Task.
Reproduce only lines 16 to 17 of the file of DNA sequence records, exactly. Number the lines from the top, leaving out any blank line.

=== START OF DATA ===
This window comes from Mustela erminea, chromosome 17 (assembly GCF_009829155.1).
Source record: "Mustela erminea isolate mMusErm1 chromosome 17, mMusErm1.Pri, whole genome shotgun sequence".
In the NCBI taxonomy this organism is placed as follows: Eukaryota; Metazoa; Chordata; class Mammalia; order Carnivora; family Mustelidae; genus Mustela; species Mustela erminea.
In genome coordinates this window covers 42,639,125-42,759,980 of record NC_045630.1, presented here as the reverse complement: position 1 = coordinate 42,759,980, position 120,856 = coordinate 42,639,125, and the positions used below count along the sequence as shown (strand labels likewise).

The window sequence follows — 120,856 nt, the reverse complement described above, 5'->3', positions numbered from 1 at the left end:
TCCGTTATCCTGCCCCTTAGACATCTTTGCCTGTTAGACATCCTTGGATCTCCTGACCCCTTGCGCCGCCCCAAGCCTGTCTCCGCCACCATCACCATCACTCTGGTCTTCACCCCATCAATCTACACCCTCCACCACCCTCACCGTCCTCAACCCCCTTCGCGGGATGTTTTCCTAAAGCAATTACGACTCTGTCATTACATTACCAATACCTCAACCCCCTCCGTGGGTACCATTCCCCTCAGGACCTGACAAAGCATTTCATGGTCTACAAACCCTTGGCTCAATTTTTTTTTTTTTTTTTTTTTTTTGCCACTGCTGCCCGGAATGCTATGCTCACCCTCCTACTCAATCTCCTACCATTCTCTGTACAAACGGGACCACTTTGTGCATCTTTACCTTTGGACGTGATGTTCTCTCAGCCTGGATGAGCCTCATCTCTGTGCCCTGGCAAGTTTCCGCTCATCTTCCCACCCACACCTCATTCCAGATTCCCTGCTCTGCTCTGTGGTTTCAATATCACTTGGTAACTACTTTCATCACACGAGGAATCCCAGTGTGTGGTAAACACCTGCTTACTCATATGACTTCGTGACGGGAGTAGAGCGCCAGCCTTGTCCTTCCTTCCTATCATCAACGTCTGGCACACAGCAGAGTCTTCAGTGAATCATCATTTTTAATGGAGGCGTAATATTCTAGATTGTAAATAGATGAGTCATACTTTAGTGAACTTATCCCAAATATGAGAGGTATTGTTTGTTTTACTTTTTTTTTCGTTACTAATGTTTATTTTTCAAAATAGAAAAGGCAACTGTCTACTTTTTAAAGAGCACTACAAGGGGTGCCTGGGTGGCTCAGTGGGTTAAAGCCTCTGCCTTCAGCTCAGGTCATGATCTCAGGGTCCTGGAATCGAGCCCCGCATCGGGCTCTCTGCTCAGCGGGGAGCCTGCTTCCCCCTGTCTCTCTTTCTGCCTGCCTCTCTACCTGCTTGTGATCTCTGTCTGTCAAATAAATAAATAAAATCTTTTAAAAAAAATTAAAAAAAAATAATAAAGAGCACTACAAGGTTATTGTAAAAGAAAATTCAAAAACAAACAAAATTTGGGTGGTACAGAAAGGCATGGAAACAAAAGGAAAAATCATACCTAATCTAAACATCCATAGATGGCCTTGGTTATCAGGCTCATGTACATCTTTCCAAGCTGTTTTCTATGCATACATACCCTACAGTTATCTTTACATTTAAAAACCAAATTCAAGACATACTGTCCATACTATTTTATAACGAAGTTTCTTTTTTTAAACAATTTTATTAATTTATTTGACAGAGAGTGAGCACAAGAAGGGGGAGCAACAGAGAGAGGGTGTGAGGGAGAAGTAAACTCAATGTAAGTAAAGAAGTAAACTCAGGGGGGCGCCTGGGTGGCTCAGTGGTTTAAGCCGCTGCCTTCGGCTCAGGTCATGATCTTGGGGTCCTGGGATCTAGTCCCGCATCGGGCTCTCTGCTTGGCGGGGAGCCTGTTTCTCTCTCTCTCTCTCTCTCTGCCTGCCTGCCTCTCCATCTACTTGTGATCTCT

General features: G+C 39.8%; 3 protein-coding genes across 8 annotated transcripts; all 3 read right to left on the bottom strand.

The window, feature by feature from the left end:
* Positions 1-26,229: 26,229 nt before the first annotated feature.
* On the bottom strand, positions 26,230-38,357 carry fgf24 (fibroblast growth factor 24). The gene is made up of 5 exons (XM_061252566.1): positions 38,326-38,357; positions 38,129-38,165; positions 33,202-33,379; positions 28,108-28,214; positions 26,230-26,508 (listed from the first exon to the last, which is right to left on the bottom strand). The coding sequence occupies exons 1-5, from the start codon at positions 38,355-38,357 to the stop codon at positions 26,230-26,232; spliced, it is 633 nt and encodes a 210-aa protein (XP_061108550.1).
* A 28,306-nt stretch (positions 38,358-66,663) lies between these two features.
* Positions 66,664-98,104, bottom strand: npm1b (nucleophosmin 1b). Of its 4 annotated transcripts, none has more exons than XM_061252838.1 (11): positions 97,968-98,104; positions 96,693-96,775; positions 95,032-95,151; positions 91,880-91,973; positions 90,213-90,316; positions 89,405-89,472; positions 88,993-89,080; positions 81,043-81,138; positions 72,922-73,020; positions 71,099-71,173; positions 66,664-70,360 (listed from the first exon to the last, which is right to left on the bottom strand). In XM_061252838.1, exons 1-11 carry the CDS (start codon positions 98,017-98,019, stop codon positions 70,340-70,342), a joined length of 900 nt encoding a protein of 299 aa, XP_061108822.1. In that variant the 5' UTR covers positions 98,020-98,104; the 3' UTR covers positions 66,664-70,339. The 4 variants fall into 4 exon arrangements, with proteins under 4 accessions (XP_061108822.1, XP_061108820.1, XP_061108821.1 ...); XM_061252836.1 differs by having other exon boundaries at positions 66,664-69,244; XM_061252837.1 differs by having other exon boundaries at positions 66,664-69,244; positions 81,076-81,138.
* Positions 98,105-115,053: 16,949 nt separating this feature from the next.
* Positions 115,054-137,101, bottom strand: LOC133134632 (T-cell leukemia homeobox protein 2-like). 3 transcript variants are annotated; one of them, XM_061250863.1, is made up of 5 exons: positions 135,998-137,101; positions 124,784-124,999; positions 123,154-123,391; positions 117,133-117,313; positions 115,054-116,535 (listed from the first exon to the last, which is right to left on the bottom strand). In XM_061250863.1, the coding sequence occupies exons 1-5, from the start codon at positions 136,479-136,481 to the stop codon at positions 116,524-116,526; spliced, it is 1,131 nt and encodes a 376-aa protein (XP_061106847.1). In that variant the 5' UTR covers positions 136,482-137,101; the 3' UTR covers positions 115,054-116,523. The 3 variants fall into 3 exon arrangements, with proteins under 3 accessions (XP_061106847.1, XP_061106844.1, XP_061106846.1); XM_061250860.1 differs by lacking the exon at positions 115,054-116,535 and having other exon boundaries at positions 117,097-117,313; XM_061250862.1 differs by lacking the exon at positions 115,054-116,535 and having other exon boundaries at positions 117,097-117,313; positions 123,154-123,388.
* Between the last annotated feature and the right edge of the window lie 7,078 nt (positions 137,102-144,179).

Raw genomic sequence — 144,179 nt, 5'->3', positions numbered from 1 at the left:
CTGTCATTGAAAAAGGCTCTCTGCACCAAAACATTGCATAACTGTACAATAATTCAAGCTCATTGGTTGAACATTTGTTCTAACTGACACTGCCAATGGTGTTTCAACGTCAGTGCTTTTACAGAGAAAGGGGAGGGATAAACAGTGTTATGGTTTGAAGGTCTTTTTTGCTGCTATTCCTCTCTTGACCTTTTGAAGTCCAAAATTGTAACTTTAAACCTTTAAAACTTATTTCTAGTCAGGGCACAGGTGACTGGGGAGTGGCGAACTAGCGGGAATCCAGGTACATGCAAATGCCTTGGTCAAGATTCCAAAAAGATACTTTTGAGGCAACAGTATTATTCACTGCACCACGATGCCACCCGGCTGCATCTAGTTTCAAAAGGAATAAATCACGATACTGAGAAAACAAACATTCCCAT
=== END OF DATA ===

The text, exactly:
Raw genomic sequence — 144,179 nt, 5'->3', positions numbered from 1 at the left:
CTGTCATTGAAAAAGGCTCTCTGCACCAAAACATTGCATAACTGTACAATAATTCAAGCTCATTGGTTGAACATTTGTTCTAACTGACACTGCCAATGGTGTTTCAACGTCAGTGCTTTTACAGAGAAAGGGGAGGGATAAACAGTGTTATGGTTTGAAGGTCTTTTTTGCTGCTATTCCTCTCTTGACCTTTTGAAGTCCAAAATTGTAACTTTAAACCTTTAAAACTTATTTCTAGTCAGGGCACAGGTGACTGGGGAGTGGCGAACTAGCGGGAATCCAGGTACATGCAAATGCCTTGGTCAAGATTCCAAAAAGATACTTTTGAGGCAACAGTATTATTCACTGCACCACGATGCCACCCGGCTGCATCTAGTTTCAAAAGGAATAAATCACGATACTGAGAAAACAAACATTCCCAT